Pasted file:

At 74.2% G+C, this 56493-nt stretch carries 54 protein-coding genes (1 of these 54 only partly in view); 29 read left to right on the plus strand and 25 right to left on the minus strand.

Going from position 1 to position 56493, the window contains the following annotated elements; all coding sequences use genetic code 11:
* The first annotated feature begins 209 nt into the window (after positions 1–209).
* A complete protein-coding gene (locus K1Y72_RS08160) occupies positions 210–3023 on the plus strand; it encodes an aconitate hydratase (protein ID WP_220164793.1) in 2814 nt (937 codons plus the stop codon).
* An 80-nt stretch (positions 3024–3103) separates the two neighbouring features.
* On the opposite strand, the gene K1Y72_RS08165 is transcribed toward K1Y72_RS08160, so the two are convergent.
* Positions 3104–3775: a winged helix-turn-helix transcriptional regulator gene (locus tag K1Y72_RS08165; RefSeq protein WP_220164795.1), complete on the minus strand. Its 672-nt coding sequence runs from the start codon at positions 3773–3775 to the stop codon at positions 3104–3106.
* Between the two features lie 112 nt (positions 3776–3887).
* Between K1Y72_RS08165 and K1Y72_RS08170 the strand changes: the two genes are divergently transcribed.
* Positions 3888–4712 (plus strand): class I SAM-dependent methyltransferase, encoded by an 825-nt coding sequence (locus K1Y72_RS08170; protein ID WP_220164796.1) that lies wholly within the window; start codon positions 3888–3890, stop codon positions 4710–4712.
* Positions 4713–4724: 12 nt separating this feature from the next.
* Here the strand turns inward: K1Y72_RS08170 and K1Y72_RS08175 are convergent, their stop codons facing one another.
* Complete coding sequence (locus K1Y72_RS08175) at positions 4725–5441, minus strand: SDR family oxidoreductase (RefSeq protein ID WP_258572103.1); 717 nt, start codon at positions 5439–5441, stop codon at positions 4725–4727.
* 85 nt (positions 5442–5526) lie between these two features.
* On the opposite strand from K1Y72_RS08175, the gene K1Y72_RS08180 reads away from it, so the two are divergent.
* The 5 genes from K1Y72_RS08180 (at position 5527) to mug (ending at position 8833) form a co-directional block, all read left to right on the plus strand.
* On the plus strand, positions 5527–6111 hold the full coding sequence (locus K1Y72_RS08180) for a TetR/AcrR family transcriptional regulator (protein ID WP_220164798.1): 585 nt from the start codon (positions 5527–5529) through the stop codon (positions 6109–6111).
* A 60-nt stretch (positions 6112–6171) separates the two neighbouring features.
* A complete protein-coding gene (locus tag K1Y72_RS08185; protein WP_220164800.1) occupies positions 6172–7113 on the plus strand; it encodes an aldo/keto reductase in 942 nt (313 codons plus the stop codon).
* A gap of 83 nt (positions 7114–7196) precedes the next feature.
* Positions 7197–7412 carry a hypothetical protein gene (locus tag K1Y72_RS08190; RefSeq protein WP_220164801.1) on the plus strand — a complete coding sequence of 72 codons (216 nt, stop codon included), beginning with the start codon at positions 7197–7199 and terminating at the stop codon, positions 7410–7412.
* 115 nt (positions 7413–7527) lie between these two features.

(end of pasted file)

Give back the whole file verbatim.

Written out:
At 74.2% G+C, this 56493-nt stretch carries 54 protein-coding genes (1 of these 54 only partly in view); 29 read left to right on the plus strand and 25 right to left on the minus strand.

Going from position 1 to position 56493, the window contains the following annotated elements; all coding sequences use genetic code 11:
* The first annotated feature begins 209 nt into the window (after positions 1–209).
* A complete protein-coding gene (locus K1Y72_RS08160) occupies positions 210–3023 on the plus strand; it encodes an aconitate hydratase (protein ID WP_220164793.1) in 2814 nt (937 codons plus the stop codon).
* An 80-nt stretch (positions 3024–3103) separates the two neighbouring features.
* On the opposite strand, the gene K1Y72_RS08165 is transcribed toward K1Y72_RS08160, so the two are convergent.
* Positions 3104–3775: a winged helix-turn-helix transcriptional regulator gene (locus tag K1Y72_RS08165; RefSeq protein WP_220164795.1), complete on the minus strand. Its 672-nt coding sequence runs from the start codon at positions 3773–3775 to the stop codon at positions 3104–3106.
* Between the two features lie 112 nt (positions 3776–3887).
* Between K1Y72_RS08165 and K1Y72_RS08170 the strand changes: the two genes are divergently transcribed.
* Positions 3888–4712 (plus strand): class I SAM-dependent methyltransferase, encoded by an 825-nt coding sequence (locus K1Y72_RS08170; protein ID WP_220164796.1) that lies wholly within the window; start codon positions 3888–3890, stop codon positions 4710–4712.
* Positions 4713–4724: 12 nt separating this feature from the next.
* Here the strand turns inward: K1Y72_RS08170 and K1Y72_RS08175 are convergent, their stop codons facing one another.
* Complete coding sequence (locus K1Y72_RS08175) at positions 4725–5441, minus strand: SDR family oxidoreductase (RefSeq protein ID WP_258572103.1); 717 nt, start codon at positions 5439–5441, stop codon at positions 4725–4727.
* 85 nt (positions 5442–5526) lie between these two features.
* On the opposite strand from K1Y72_RS08175, the gene K1Y72_RS08180 reads away from it, so the two are divergent.
* The 5 genes from K1Y72_RS08180 (at position 5527) to mug (ending at position 8833) form a co-directional block, all read left to right on the plus strand.
* On the plus strand, positions 5527–6111 hold the full coding sequence (locus K1Y72_RS08180) for a TetR/AcrR family transcriptional regulator (protein ID WP_220164798.1): 585 nt from the start codon (positions 5527–5529) through the stop codon (positions 6109–6111).
* A 60-nt stretch (positions 6112–6171) separates the two neighbouring features.
* A complete protein-coding gene (locus tag K1Y72_RS08185; protein WP_220164800.1) occupies positions 6172–7113 on the plus strand; it encodes an aldo/keto reductase in 942 nt (313 codons plus the stop codon).
* A gap of 83 nt (positions 7114–7196) precedes the next feature.
* Positions 7197–7412 carry a hypothetical protein gene (locus tag K1Y72_RS08190; RefSeq protein WP_220164801.1) on the plus strand — a complete coding sequence of 72 codons (216 nt, stop codon included), beginning with the start codon at positions 7197–7199 and terminating at the stop codon, positions 7410–7412.
* 115 nt (positions 7413–7527) lie between these two features.